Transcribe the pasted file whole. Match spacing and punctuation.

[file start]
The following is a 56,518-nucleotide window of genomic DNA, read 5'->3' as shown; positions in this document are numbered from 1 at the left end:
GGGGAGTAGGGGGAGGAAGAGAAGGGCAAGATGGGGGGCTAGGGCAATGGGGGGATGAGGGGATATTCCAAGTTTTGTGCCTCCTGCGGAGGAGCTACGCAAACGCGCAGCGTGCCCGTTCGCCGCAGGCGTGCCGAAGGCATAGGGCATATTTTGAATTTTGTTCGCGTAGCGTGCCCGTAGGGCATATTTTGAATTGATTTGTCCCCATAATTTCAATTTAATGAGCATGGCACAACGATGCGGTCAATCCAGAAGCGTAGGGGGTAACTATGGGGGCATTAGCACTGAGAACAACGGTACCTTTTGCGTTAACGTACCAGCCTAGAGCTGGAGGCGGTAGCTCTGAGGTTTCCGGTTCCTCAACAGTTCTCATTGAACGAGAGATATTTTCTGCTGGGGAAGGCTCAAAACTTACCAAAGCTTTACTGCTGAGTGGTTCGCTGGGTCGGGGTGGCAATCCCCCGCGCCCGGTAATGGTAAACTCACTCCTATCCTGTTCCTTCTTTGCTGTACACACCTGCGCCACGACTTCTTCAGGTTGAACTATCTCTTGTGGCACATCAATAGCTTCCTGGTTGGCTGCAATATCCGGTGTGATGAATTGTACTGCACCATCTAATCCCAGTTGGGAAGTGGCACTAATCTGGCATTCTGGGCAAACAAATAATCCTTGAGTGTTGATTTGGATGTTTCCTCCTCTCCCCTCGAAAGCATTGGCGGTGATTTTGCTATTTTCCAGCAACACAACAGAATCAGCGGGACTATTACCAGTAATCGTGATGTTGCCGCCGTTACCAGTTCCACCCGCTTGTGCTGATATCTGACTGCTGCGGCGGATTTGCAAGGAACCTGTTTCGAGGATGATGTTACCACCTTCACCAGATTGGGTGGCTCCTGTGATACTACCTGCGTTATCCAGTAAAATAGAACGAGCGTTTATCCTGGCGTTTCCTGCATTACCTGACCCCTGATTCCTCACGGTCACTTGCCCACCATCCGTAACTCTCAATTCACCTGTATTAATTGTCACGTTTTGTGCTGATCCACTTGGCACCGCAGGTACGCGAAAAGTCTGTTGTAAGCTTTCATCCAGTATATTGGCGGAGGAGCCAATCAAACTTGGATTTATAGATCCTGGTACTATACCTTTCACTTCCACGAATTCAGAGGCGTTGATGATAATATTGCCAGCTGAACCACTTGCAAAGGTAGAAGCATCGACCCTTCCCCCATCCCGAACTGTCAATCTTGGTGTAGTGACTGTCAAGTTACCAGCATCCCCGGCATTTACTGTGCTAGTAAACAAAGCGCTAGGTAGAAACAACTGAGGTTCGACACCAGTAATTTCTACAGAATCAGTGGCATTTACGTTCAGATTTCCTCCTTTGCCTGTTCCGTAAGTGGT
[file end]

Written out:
The following is a 56,518-nucleotide window of genomic DNA, read 5'->3' as shown; positions in this document are numbered from 1 at the left end:
GGGGAGTAGGGGGAGGAAGAGAAGGGCAAGATGGGGGGCTAGGGCAATGGGGGGATGAGGGGATATTCCAAGTTTTGTGCCTCCTGCGGAGGAGCTACGCAAACGCGCAGCGTGCCCGTTCGCCGCAGGCGTGCCGAAGGCATAGGGCATATTTTGAATTTTGTTCGCGTAGCGTGCCCGTAGGGCATATTTTGAATTGATTTGTCCCCATAATTTCAATTTAATGAGCATGGCACAACGATGCGGTCAATCCAGAAGCGTAGGGGGTAACTATGGGGGCATTAGCACTGAGAACAACGGTACCTTTTGCGTTAACGTACCAGCCTAGAGCTGGAGGCGGTAGCTCTGAGGTTTCCGGTTCCTCAACAGTTCTCATTGAACGAGAGATATTTTCTGCTGGGGAAGGCTCAAAACTTACCAAAGCTTTACTGCTGAGTGGTTCGCTGGGTCGGGGTGGCAATCCCCCGCGCCCGGTAATGGTAAACTCACTCCTATCCTGTTCCTTCTTTGCTGTACACACCTGCGCCACGACTTCTTCAGGTTGAACTATCTCTTGTGGCACATCAATAGCTTCCTGGTTGGCTGCAATATCCGGTGTGATGAATTGTACTGCACCATCTAATCCCAGTTGGGAAGTGGCACTAATCTGGCATTCTGGGCAAACAAATAATCCTTGAGTGTTGATTTGGATGTTTCCTCCTCTCCCCTCGAAAGCATTGGCGGTGATTTTGCTATTTTCCAGCAACACAACAGAATCAGCGGGACTATTACCAGTAATCGTGATGTTGCCGCCGTTACCAGTTCCACCCGCTTGTGCTGATATCTGACTGCTGCGGCGGATTTGCAAGGAACCTGTTTCGAGGATGATGTTACCACCTTCACCAGATTGGGTGGCTCCTGTGATACTACCTGCGTTATCCAGTAAAATAGAACGAGCGTTTATCCTGGCGTTTCCTGCATTACCTGACCCCTGATTCCTCACGGTCACTTGCCCACCATCCGTAACTCTCAATTCACCTGTATTAATTGTCACGTTTTGTGCTGATCCACTTGGCACCGCAGGTACGCGAAAAGTCTGTTGTAAGCTTTCATCCAGTATATTGGCGGAGGAGCCAATCAAACTTGGATTTATAGATCCTGGTACTATACCTTTCACTTCCACGAATTCAGAGGCGTTGATGATAATATTGCCAGCTGAACCACTTGCAAAGGTAGAAGCATCGACCCTTCCCCCATCCCGAACTGTCAATCTTGGTGTAGTGACTGTCAAGTTACCAGCATCCCCGGCATTTACTGTGCTAGTAAACAAAGCGCTAGGTAGAAACAACTGAGGTTCGACACCAGTAATTTCTACAGAATCAGTGGCATTTACGTTCAGATTTCCTCCTTTGCCTGTTCCGTAAGTGGT